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#9
Technically, Lincoln had no authority to free any slaves, let alone those in the loyal northern states. Lincoln devised the EP as a war measure which only emancipated those slaves living under states or parts of states in rebellion against the United States. By that stage of the war, many southern slaves were impressed or used to build fortifications and other military works, and to provide auxiliary services to the southern armies. Therefore, Lincoln could plausibly claim that the grant of emancipation was a blow against southern use of the enslaved population to aid the confederacy. But Lincoln knew that ultimately, emancipation could only be accomplished by Constitutional amendment, which is what he advocated and which led to the eventual passage of the 13th amendment in 1865.
get outta here with facts and truth and your high flutin history stuff Saint Abe could do anything he pleased!

Ditty of the day n the South .
" Mister Lincoln what a Nit.
He freed the slaves he couldn't get"
 
#10
Technically, Lincoln had no authority to free any slaves, let alone those in the loyal northern states. Lincoln devised the EP as a war measure which only emancipated those slaves living under states or parts of states in rebellion against the United States. By that stage of the war, many southern slaves were impressed or used to build fortifications and other military works, and to provide auxiliary services to the southern armies. Therefore, Lincoln could plausibly claim that the grant of emancipation was a blow against southern use of the enslaved population to aid the confederacy. But Lincoln knew that ultimately, emancipation could only be accomplished by Constitutional amendment, which is what he advocated and which led to the eventual passage of the 13th amendment in 1865.
I disagree. Lincoln's justification for the Emancipation Proclamation was that the freeing of slaves only in areas not under Federal control was a military necessity and a limited application, therefore it was within the scope of the President's war powers of which there was precedent for his action. Lincoln's Emancipation Proclamation actually had it's roots dating back to the American Revolution when in November 1775, John Murray Earl of Dunmore, the British governor of Virginia, proclaimed martial law and issued an emancipation proclamation for all slaves belonging to the American patriots:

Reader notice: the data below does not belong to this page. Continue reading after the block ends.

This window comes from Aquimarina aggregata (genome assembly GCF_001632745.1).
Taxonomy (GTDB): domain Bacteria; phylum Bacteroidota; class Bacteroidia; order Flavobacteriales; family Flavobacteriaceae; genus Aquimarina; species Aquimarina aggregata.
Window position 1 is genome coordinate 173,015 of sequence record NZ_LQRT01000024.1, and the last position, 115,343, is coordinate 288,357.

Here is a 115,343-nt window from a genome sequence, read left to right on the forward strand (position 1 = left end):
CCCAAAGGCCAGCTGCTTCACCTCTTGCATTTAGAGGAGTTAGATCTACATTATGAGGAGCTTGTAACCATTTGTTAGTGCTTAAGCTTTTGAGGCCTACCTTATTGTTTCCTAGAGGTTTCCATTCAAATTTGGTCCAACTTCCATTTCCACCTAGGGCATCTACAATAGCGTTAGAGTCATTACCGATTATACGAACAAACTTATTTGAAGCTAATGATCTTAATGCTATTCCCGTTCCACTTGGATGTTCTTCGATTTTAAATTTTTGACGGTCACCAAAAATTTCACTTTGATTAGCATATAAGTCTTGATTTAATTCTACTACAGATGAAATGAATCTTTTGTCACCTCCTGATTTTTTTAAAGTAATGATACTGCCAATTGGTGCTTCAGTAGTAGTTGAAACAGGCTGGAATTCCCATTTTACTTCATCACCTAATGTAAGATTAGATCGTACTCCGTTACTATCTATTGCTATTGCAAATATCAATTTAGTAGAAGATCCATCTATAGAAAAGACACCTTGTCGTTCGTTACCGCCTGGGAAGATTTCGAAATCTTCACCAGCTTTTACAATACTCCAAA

"I do hereby further declare all indentured Servants, Negroes, or others, free that are able and willing to bear Arms, they joining His MAJESTY'S Troops as foon as may be, for the more fpeedily reducing this Colony to a proper Senfe of their Duty, to His MAJESTY'S Leige Subjects, to retain their [?], or any other Taxes due or that may become due, in their own Cuftody, till fuch Time as Peace may be again reftored to this at prefent moft unhappy Country, or demanded of them for their former falutary Purpofes, by Officers properly authorifed to receive the fame."

John Quincy Adams also advanced the idea that presidential war powers could free slaves. Following the enactment of the "Gag Rules" by Congress in 1836, Adams gave a heated speech where he warned his fellow members that "the instant that your slave-holding states become the theatre of war, civil, servile, or foreign from that instant the war powers of the constitution extend to interference with the institution of slavery in every way in which it can be interfered with." He reiterated his position again in a Congressional speech given in April 1842:
"Whether the war be civil, servile, or foreign, I lay this down as the law of nations: I say that the military authority takes for the time the place of all municipal institutions, slavery among the restreet Under that state of things, so far from its being true that the states where slavery exists have the exclusive management of the subject, not only the president of the United States, but the commander of the army has power to order the universal emancipation of the slaves."